Cell lines OMM2.5 (originally called OMM1.5 derived from a liver metastasis) and Mel270, which are derived from the same patient, were obtained from Dr. Bruce Ksander [90] and maintained in RPMI supplemented with 10% FBS (fetal bovine serum) and antibiotics. MM28 was obtained from Dr. Sergio Roman-Roman [91] and grown in IMDM supplemented with 20% FBS and antibiotics. The OMM1 cell line, maintained in RPMI supplemented with 10% FBS and antibiotics was established by Dr. Gré Luyten [92]. Cell line 92.1 was developed in Leiden by Dr. Martine Jager [93]. MM28 cells lack BAP1 expression, whereas Mel270, OMM2.5, and OMM1 cells are BAP1-positive.
To evaluate the effect of DNA-PKcs inhibition on the expression of pro-metastatic factors, the expression of these factors was evaluated in a primary UM cell line (Mel270) and in a metastatic UM cell line (MM28) before and after treating the cells with 10 µM NU7026 (#13308, Cayman Chemical, Ann Arbor, MI, USA, stock concentration 20 mM in DMSO) for 5 days. In order to analyze the effect of the DNA-PKcs inhibitor on the growth of these UM cell lines, the cells were seeded in triplicate in 96-well plates. Treatment with NU7026 was started the next day. Cells were replenished with fresh medium with or without drugs after three days. Relative survival was determined after five days with the use of the CellTitre-Blue cell viability assay (Promega) according to the manufacturer’s protocol.

4.6. Statistical Analysis

For data analysis, we used the statistical programming language R version 3.0.1 (R: A Language and Environment for Statistical Computing, R Core Team, R foundation for Statistical Computing, Vienna, Austria, 2014, http://www.R-project.org) supplemented with specialized packages for SNP and RNA analysis. The main package used for SNP analysis was aroma.affymetrix, supported by ‘DNAcopy’ (Venkatraman E. Seshan and Adam Olshen, DNAcopy: DNA copy number data analysis. R package version 1.34.0), ‘sfit’ (Henrik Bengtsson and Pratyaksha Wirapati (2013), sfit: Multidimensional simplex fitting. R package version 0.3.0/r185, http://R-Forge.R-project.org/projects/matrixstats/), and ‘R.utils’ (Henrik Bengtsson (2014), R.utils: Various programming utilities, R package version 1.29.8, http://CRAN.R-project.org/package=R.utils). The ‘Aroma.Affymetrix’ package made it possible to use the information from the SNP microarrays to determine copy number values [94,95].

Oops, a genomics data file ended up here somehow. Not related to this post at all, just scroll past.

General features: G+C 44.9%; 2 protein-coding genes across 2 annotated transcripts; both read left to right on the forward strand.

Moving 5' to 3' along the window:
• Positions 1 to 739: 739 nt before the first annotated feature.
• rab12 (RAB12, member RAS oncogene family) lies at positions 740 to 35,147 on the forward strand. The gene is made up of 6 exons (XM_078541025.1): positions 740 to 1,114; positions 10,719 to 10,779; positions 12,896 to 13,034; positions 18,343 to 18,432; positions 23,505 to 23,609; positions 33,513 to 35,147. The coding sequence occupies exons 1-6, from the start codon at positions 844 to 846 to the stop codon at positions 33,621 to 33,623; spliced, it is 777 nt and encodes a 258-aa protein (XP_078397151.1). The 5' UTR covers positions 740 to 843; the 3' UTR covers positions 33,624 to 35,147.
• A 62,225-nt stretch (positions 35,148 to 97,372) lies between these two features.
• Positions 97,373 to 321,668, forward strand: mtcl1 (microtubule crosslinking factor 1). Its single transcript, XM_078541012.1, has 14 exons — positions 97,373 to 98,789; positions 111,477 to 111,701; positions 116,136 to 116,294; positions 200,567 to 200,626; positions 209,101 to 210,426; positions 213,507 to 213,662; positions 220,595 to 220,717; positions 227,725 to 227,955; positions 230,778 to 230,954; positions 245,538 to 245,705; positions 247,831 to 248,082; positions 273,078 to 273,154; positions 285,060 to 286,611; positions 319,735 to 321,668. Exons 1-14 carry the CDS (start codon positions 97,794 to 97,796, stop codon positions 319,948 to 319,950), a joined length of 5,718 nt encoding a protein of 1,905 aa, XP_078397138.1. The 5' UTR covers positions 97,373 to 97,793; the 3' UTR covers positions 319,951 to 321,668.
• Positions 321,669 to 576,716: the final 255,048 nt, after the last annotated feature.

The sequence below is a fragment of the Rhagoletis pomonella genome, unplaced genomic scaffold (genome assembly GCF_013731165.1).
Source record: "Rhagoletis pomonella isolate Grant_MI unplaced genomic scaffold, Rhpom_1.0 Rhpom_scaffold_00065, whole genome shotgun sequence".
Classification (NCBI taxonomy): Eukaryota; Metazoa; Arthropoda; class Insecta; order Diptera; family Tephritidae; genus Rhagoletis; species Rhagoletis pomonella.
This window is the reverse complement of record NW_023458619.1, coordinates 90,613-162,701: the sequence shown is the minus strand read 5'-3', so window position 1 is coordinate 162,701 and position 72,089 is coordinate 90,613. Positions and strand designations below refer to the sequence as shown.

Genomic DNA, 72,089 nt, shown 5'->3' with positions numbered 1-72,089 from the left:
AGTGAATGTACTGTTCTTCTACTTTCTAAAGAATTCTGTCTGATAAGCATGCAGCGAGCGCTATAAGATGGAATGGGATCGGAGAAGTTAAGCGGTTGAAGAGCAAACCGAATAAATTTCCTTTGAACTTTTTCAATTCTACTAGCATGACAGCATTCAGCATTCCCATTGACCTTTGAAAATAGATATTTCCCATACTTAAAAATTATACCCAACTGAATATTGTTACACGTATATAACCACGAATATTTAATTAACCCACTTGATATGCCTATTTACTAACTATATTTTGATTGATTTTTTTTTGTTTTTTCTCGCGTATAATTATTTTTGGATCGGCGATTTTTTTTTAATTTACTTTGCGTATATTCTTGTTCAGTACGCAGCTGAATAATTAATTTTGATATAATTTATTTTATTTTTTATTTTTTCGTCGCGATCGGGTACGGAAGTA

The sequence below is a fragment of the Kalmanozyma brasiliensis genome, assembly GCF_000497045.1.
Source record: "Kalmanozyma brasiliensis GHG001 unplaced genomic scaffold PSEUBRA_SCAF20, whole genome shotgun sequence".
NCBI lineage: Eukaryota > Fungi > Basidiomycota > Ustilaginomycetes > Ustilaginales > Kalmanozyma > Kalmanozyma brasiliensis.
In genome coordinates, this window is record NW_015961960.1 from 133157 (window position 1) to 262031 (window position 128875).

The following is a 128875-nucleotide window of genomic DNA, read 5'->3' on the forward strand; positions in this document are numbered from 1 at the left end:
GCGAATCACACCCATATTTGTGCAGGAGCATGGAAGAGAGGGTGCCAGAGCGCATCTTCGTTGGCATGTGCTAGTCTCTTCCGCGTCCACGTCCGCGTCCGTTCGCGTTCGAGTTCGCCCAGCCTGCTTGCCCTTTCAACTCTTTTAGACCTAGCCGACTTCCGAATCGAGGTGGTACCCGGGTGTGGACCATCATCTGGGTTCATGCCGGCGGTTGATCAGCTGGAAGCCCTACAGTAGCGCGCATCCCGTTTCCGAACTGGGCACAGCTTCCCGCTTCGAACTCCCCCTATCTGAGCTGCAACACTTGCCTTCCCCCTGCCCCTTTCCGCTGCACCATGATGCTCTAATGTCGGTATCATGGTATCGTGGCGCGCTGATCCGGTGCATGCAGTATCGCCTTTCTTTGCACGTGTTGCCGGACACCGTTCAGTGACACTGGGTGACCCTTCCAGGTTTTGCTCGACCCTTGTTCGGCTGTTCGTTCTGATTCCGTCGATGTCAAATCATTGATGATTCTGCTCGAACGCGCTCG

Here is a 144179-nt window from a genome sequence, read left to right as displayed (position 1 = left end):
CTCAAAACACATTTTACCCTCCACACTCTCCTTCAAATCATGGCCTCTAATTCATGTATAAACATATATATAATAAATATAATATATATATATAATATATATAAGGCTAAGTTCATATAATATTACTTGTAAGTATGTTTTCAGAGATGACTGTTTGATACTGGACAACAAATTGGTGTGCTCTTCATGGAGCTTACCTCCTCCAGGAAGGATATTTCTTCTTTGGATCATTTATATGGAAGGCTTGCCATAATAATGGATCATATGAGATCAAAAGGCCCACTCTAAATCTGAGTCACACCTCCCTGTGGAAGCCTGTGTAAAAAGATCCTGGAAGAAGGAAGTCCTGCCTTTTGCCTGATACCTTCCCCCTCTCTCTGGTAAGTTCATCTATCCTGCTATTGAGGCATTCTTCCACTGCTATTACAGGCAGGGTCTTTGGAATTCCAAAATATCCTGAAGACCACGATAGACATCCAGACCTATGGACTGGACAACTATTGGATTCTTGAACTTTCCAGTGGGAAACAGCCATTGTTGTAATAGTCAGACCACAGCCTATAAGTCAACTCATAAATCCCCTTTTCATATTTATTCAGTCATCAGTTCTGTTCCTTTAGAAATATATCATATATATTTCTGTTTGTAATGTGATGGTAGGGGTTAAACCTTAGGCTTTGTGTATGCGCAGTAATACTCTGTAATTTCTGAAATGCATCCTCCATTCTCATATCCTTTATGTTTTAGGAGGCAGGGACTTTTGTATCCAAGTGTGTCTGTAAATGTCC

The packages used for RNA microarray analysis were ‘limma’ version 3.16.8, and the specific packages for Illumina microarrays: ‘lumi’ version 2.12.0, ‘annotate’ (R. Gentleman, annotate: Annotation for microarrays, R package version 1.38.0), and the database package ‘IlluminaHumanv4.db’ (Mark Dunning, Andy Lynch and Matthew Eldridge, IlluminaHumanv4.db: Illumina HumanHT12v4 annotation data (chip IlluminaHumanv4), R package version 1.18.0).